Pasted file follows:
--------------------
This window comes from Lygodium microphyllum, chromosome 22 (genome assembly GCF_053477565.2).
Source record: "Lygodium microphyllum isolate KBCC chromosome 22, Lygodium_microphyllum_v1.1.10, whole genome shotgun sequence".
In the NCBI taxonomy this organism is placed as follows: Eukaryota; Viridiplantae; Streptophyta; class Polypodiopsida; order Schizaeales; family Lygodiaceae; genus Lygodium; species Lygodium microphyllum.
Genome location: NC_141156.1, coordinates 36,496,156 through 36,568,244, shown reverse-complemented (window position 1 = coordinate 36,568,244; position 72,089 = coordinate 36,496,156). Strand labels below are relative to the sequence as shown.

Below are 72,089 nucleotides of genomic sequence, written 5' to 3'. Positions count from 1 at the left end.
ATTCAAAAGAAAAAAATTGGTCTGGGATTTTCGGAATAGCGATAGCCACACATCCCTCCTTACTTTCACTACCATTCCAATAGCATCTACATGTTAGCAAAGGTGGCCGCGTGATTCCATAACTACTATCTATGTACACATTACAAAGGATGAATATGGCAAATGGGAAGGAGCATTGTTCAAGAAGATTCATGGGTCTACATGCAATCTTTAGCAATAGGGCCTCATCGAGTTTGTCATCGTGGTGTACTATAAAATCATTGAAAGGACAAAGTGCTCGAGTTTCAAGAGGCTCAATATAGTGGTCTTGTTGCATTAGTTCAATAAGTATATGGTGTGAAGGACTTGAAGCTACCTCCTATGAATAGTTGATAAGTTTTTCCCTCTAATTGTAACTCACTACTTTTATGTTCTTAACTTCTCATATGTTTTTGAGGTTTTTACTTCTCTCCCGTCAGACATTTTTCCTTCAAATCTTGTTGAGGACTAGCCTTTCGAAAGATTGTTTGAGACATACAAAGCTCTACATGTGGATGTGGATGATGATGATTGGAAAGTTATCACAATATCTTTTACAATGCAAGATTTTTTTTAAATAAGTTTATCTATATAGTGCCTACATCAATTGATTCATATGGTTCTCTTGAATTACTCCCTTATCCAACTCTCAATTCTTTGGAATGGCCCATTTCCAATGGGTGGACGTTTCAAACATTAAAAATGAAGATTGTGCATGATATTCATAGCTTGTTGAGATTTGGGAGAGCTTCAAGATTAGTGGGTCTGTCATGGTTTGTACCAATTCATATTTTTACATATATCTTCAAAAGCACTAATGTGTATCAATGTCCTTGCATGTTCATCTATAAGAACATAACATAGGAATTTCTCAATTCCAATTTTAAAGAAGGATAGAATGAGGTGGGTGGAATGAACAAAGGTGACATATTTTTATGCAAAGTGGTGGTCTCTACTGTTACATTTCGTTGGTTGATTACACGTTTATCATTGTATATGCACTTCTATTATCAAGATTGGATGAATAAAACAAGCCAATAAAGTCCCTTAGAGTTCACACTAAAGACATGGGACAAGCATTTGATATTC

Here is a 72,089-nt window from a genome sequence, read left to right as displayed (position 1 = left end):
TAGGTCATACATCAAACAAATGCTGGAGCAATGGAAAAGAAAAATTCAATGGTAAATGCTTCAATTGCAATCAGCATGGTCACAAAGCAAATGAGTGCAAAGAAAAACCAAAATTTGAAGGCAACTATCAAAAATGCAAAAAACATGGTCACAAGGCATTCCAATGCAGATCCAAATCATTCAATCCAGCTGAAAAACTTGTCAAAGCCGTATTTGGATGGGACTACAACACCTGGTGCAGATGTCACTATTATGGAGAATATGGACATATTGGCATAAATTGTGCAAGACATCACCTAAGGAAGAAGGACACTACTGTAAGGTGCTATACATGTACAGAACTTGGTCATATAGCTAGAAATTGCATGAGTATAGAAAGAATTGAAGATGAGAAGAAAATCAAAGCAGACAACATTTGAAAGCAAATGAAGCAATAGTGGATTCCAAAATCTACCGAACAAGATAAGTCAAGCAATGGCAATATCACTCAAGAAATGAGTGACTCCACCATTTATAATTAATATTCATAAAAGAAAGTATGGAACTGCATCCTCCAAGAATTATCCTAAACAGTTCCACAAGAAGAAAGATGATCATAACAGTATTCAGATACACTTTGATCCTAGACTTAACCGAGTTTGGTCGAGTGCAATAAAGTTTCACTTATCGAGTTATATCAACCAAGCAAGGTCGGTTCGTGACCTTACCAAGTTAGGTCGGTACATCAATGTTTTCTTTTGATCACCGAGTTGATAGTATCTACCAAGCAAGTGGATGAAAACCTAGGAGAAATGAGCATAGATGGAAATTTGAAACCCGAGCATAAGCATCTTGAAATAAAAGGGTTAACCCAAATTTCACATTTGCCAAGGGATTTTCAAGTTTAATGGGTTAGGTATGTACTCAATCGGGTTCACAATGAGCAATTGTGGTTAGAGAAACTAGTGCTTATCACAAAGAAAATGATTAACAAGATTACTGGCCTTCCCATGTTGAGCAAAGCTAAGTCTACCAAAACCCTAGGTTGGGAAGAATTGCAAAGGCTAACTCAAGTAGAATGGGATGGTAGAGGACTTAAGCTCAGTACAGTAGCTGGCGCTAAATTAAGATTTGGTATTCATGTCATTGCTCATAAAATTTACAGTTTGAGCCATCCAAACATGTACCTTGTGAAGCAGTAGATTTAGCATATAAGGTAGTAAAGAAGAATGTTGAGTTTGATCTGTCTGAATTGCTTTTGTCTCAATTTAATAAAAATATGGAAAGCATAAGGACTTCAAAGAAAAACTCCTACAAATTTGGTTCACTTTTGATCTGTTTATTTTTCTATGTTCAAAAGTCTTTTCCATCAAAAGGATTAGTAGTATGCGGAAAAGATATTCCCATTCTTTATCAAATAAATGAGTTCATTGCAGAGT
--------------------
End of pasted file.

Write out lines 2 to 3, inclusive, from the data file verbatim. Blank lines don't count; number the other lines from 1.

Source record: "Lygodium microphyllum isolate KBCC chromosome 22, Lygodium_microphyllum_v1.1.10, whole genome shotgun sequence".
In the NCBI taxonomy this organism is placed as follows: Eukaryota; Viridiplantae; Streptophyta; class Polypodiopsida; order Schizaeales; family Lygodiaceae; genus Lygodium; species Lygodium microphyllum.